Scientists are baffled as to what may be causing a high volume of whale deaths in the Gulf of Alaska this summer.
From May 2015 to mid-August, 30 large whales have stranded in the region, triggering an investigation into the cause of the "unusual mortality event," the National Oceanic and Atmospheric Administration's National Marine Fisheries Service said in a statement.
"To date, this brings the large whale strandings for this region to almost three times the historical average," NOAA said.
The 11 fin whales, 14 humpback whales, one gray whale and four unidentified cetaceans have stranded along the shores of the Gulf of Alaska where water temperatures have consistently been above average for the four-month period.
In all of 2014, just five large whale strandings were reported in the western Gulf of Alaska.
Out of the 30 spotted whales, only one has been sampled as of Aug. 14. Most carcasses were floating and irretrievable, NOAA said.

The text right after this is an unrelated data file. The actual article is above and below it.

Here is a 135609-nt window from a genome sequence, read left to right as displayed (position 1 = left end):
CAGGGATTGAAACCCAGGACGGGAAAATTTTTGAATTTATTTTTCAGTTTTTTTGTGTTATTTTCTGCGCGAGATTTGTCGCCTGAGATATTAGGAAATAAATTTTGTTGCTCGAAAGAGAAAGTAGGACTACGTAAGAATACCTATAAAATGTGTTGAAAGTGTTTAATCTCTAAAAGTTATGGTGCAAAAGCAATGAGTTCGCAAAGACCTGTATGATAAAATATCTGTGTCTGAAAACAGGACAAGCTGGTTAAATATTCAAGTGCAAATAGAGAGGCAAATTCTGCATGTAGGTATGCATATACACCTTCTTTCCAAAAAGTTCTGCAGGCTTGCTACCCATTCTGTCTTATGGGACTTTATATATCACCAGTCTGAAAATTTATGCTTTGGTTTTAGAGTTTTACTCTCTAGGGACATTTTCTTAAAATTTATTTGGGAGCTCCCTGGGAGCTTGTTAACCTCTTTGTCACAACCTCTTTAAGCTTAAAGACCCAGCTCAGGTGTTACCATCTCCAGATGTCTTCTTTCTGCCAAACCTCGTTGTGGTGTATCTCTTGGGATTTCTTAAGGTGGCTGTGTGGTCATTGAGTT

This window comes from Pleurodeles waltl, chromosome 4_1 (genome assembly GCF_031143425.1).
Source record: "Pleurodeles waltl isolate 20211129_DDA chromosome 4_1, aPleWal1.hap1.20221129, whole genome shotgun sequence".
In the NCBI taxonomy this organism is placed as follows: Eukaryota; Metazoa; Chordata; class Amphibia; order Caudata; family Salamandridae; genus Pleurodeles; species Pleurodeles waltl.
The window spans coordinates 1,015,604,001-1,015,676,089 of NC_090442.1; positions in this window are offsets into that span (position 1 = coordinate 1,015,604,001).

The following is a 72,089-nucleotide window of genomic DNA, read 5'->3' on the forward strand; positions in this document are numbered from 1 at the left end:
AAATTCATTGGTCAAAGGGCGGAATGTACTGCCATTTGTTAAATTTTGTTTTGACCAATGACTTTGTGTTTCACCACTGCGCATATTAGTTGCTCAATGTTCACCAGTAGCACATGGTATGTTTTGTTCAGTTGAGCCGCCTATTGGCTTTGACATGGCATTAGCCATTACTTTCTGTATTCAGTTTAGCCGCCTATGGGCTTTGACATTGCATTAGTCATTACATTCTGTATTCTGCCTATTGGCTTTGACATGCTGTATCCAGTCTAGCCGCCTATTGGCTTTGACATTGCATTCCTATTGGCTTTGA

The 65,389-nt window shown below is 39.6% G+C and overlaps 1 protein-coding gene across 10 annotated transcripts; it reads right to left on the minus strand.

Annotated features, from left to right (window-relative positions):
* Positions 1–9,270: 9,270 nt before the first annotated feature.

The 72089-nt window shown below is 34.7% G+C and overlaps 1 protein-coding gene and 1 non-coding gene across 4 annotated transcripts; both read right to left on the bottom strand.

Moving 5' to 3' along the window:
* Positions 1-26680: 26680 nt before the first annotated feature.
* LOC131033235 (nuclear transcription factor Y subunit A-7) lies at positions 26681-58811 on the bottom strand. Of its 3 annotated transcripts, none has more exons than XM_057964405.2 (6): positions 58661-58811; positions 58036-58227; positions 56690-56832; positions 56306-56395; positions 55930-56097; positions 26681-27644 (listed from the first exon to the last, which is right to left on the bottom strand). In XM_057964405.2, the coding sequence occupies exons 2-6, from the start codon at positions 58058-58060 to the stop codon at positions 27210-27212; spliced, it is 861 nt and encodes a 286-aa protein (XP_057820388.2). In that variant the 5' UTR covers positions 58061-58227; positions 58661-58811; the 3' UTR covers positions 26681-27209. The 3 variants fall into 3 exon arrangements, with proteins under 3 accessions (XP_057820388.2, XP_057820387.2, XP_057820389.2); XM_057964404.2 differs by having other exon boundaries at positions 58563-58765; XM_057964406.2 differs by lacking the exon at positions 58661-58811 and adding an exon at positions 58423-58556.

While different species of whales prefer various climates, the fin whale and humpback whale can be found in most of the world's oceans. Humpback whales migrate to temperate and even polar waters during the summer before migrating back to tropical waters in the winter, according to the American Cetacean Society (ACS).
While fin whales are believed follow a similar pattern, taking to colder areas in the summer for feeding, the ACS said recent evidence suggests they may disperse across deep ocean waters.
In May when the strandings began, water temperatures in the region hovered a couple of degrees above normal in the mid-40s F, AccuWeather Senior Meteorologist Tom Kines said.
"Current water temperatures are also couple of degrees above normal," he said.
Coinciding with well above-normal sea surface temperatures, a record-setting algae bloom has been plaguing the Pacific from Alaska to California. The algae can produce a potent toxin that can be harmful to people, fish and marine mammals, NOAA said.